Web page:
Archive for April, 2018

Monday 23rd April 2018

Posted in Life the Universe and Other Things on April 23, 2018 by bishshat

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Saint George’s Day, also known as the Feast of Saint George, is the feast day of Saint George as celebrated by various Christian Churches and by the several nations, kingdoms, countries, and cities of which Saint George is the patron saint.

Saint George’s Day is celebrated on 23 April, the traditionally accepted date of the saint’s death in the Diocletianic Persecution of AD 303.

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Sunday 22nd April 2018

Posted in Life the Universe and Other Things on April 22, 2018 by bishshat


Saturday 21st April 2018

Posted in Life the Universe and Other Things on April 21, 2018 by bishshat

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Spurs 1 Man Utd 2

Spurs’ last eight FA Cup semi-finals
21 April 2018 – L 1-2 v Man Utd
22 April 2017- L 2-4 v Chelsea
15 April 2012 – L 1-5 v Chelsea
11 April 2010 – L 0-2 v Portsmouth (AET)
8 April 2001 – L 1-2 v Arsenal
11 April 1999 – L 0-2 v Newcastle (AET)
9 April 1995 – L 1-4 v Everton
4 April 1993 – L 0-1 v Arsenal

Spurs suffered more FA Cup semi-final heartache at Wembley Stadium on Saturday afternoon after Manchester United came from a goal down to inflict a 2-1 defeat.

Despite making the perfect start through Dele Alli, Jose Mourinho’s side hit back through Alexis Sanchez before Ander Herrera fired home what proved to be the winner in the second half. It was our eighth successive defeat in the last four of the famous old competition.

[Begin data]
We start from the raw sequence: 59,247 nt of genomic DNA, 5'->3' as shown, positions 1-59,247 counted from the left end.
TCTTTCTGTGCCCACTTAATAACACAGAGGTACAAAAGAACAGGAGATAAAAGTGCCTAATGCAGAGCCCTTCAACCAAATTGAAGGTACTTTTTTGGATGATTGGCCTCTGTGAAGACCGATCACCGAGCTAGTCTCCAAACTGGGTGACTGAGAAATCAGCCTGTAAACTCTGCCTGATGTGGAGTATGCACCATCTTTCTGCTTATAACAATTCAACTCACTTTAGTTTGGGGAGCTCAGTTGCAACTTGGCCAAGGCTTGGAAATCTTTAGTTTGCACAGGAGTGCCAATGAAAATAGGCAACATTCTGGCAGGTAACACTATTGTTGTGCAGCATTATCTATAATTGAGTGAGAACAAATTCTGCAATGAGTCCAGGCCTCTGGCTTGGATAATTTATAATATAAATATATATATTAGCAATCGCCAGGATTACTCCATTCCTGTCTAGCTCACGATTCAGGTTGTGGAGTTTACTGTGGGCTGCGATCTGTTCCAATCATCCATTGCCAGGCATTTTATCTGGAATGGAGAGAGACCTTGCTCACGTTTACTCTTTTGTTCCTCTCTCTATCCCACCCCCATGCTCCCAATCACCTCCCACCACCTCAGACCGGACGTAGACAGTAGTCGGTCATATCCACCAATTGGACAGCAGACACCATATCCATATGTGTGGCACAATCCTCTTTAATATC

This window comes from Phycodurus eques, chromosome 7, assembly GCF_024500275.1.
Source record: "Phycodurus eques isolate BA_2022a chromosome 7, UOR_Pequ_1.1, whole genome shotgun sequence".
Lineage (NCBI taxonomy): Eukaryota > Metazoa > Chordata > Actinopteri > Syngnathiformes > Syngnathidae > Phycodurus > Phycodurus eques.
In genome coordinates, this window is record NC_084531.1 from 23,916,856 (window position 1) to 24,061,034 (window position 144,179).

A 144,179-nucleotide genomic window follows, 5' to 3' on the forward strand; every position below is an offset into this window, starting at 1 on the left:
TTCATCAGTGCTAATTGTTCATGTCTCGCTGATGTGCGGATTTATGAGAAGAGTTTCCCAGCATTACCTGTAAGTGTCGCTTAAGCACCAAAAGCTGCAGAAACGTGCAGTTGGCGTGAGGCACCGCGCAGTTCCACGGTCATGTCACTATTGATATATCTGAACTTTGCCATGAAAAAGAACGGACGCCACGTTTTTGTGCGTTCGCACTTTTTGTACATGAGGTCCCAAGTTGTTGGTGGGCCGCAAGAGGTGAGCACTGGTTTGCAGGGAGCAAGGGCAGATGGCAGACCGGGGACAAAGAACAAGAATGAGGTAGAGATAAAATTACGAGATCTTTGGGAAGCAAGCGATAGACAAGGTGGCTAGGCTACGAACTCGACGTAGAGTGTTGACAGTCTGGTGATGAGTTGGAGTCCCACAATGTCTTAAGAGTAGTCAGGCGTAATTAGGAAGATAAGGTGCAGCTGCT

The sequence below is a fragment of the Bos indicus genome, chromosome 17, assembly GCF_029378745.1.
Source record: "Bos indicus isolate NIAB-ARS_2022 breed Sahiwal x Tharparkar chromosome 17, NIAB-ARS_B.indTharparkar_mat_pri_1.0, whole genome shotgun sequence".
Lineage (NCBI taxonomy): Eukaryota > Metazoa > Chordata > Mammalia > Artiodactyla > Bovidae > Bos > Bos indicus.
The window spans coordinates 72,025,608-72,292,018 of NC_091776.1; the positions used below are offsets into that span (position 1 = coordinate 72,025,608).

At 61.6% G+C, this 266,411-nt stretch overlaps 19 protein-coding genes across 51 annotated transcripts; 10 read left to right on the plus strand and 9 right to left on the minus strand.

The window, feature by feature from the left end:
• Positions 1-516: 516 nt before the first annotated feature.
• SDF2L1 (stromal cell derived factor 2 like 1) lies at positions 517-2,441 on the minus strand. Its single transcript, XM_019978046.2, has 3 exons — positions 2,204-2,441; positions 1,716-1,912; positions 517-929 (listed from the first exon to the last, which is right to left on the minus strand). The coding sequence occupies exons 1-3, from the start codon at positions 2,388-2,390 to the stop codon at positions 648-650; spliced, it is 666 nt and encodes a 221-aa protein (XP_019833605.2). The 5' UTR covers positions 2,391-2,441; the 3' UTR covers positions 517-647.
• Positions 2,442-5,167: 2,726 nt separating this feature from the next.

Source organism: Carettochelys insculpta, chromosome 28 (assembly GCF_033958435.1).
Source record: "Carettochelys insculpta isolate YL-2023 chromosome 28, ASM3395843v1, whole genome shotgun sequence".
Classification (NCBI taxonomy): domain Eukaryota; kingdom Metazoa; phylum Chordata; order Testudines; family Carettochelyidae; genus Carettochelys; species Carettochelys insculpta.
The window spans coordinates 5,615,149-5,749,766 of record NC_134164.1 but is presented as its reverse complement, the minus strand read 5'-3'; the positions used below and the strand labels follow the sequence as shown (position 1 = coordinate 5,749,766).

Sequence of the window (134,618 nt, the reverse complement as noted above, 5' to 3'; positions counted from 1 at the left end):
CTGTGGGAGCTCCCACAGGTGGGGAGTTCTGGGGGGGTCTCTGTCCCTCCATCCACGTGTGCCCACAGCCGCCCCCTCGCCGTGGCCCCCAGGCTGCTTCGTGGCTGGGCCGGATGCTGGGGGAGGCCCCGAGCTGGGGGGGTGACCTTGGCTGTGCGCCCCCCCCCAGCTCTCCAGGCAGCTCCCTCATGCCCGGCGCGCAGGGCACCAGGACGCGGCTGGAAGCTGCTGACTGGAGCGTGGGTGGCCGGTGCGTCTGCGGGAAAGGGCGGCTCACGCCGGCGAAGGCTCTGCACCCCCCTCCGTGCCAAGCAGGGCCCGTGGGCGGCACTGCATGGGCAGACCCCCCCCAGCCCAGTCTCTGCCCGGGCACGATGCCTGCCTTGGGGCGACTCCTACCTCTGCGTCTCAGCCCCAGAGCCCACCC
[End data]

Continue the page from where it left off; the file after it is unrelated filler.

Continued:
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We went ahead with just 10 minutes on the clock thanks to a wonderfully-worked goal. Davinson Sanchez’s long searching pass down the right found Christian Eriksen running in behind the United back line, the Dane sending over the perfect cross for Dele to touch home on the stretch at the back post.

But United were level 14 minutes later when Alexis headed Paul Pogba’s centre back across goal, beating Michel Vorm with his effort.

A lively and frenetic first half also saw Vorm deny Pogba with a flying save and Eric Dier’s long-ranger deflect off Chris Smalling before striking David De Gea’s post.

United took the lead in the 62nd minute when Herrera’s right-foot shot from 15 yards flew past Vorm and from then on it became a real war of attrition, with United content to stifle the life out of the game as we looked for an equaliser.

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We saw plenty of the ball but just couldn’t find a way through the massed ranks of the Old Trafford side and at the final whistle, there was a familiar feeling of disappointment among the Spurs faithful.

I hate the way some players fall in front of and on top of the ball when they lose a tackle. Latin temperament. Holding legs and heads and slowing the game down. the more I watch football the less interesting it seems.


Friday 20th April 2018

Posted in Life the Universe and Other Things on April 20, 2018 by bishshat

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Thursday 19th April 2018